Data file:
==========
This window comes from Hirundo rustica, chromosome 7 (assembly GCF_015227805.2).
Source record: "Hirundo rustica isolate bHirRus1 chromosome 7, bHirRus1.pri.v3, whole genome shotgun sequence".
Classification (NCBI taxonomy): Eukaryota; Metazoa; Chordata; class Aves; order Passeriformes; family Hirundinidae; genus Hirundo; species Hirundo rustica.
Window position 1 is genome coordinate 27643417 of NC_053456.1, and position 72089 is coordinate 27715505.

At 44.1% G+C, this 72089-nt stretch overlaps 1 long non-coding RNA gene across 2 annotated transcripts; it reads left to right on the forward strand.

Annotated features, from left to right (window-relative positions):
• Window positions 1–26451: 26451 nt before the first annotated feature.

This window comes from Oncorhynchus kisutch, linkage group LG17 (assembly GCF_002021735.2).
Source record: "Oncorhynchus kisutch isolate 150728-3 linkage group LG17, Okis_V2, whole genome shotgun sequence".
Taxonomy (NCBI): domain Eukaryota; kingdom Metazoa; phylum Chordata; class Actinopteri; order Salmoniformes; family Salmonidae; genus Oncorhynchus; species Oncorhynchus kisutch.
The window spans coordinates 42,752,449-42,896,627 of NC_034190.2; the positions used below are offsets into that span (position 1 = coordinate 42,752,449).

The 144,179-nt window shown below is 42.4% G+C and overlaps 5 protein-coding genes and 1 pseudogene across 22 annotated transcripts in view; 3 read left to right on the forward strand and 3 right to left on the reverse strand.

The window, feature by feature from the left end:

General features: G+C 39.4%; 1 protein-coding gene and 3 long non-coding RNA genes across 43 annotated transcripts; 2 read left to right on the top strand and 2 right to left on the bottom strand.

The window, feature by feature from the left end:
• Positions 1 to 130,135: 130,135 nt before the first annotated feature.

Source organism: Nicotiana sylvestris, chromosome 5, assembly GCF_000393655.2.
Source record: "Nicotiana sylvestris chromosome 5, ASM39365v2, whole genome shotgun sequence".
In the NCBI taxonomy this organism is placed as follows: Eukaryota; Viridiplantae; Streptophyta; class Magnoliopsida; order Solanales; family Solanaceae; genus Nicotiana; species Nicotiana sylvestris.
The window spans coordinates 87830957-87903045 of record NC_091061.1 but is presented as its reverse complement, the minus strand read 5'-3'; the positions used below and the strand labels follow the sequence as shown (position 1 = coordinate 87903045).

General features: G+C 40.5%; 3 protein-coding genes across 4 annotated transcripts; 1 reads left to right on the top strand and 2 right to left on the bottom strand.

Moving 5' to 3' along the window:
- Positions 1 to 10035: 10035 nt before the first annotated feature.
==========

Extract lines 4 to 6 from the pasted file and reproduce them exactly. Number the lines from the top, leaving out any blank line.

Window position 1 is genome coordinate 27643417 of NC_053456.1, and position 72089 is coordinate 27715505.

At 44.1% G+C, this 72089-nt stretch overlaps 1 long non-coding RNA gene across 2 annotated transcripts; it reads left to right on the forward strand.

Annotated features, from left to right (window-relative positions):